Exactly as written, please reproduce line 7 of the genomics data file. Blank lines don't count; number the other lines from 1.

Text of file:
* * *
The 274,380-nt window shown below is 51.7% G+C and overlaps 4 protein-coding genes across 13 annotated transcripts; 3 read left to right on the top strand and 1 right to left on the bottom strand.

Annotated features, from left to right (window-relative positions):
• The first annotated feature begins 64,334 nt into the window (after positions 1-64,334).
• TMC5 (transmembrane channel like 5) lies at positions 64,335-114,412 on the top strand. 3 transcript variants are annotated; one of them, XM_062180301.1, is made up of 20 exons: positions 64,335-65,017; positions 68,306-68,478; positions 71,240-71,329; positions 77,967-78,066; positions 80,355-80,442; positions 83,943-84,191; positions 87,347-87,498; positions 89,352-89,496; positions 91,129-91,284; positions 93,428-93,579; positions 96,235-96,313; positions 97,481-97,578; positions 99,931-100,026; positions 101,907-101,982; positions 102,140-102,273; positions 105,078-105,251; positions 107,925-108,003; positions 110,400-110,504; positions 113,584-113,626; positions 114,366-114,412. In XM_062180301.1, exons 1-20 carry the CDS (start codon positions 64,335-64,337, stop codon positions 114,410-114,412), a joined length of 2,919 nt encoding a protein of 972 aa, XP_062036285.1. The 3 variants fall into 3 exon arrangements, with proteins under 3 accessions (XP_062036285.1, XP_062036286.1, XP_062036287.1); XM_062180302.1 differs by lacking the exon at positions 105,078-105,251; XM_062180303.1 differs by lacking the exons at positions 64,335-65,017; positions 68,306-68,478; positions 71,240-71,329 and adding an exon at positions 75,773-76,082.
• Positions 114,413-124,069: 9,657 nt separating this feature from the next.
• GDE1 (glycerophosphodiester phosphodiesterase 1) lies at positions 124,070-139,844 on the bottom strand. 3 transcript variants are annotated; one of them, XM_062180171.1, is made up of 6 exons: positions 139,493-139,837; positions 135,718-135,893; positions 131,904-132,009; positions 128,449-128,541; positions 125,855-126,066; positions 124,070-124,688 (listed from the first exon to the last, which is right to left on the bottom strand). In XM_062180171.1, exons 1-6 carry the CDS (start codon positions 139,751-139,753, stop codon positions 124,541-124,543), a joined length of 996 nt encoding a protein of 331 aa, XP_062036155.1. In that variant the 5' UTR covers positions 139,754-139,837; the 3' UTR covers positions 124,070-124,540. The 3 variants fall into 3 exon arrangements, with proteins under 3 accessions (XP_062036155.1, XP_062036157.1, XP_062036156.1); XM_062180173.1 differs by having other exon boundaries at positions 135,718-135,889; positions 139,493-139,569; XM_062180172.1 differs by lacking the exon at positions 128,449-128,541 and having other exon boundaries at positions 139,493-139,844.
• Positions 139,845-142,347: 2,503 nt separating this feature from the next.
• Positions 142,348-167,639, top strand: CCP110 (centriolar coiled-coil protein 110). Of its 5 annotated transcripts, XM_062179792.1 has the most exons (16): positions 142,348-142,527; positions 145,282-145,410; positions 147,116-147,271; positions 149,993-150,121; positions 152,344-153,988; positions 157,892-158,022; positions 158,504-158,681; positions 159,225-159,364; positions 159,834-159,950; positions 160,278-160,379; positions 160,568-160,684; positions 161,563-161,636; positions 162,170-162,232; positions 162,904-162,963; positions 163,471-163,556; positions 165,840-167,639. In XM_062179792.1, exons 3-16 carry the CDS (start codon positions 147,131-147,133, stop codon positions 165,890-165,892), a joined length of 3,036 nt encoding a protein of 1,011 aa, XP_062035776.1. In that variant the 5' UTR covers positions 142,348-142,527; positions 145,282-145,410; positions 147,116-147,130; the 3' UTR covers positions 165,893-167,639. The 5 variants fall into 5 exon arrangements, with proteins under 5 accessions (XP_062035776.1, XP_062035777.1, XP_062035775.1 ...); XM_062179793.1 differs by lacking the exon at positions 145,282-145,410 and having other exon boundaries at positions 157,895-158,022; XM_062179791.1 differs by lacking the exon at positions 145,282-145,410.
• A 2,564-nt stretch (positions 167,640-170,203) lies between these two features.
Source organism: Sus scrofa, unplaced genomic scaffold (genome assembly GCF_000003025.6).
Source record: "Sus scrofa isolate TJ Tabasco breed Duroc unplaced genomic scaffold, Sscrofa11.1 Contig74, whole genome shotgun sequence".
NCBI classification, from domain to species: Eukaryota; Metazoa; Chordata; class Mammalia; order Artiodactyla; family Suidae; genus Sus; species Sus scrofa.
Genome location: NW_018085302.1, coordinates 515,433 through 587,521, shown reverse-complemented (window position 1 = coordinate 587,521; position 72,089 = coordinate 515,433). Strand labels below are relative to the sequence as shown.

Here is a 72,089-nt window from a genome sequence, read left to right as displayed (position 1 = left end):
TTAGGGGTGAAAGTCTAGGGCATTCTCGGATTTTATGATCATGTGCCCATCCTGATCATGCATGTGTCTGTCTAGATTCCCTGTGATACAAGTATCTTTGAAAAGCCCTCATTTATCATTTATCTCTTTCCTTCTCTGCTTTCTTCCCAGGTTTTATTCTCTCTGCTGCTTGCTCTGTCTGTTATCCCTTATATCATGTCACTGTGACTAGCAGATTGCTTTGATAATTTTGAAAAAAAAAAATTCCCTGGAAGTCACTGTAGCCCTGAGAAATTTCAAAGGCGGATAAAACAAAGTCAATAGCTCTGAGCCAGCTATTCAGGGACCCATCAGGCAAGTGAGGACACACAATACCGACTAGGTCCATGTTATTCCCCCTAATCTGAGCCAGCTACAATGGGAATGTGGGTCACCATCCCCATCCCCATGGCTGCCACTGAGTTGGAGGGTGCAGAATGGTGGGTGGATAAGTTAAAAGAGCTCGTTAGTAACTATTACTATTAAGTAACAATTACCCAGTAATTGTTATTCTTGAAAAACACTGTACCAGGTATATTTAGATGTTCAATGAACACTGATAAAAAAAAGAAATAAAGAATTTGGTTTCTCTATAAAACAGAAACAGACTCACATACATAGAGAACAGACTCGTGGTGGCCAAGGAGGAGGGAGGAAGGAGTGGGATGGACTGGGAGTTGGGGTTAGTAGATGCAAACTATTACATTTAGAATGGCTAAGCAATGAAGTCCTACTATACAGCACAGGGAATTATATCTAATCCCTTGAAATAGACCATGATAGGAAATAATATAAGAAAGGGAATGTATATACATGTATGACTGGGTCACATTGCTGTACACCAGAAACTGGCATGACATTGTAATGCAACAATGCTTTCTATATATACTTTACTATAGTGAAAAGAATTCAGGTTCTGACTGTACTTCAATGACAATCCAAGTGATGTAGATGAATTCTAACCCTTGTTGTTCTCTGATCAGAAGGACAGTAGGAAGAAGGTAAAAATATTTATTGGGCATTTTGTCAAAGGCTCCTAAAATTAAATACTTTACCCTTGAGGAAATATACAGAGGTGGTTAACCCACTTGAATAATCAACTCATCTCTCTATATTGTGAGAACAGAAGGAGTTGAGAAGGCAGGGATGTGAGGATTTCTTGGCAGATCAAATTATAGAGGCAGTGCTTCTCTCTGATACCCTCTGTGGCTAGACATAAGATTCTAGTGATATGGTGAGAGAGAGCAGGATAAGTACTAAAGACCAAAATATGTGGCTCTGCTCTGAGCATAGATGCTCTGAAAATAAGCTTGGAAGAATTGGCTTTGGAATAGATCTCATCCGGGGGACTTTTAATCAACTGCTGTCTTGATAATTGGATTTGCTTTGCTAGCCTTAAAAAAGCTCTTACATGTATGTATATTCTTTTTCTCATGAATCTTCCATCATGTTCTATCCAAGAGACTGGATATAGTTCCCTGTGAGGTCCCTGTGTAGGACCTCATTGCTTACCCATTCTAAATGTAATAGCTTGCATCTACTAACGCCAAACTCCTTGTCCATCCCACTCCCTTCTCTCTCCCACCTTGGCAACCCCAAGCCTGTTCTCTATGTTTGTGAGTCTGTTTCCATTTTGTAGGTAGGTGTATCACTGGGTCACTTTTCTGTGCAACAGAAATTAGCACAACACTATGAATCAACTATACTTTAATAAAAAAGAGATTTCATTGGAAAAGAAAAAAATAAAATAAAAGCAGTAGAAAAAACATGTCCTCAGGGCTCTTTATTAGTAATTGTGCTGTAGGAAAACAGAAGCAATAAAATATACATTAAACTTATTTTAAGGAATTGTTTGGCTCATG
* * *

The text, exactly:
• Positions 139,845-142,347: 2,503 nt separating this feature from the next.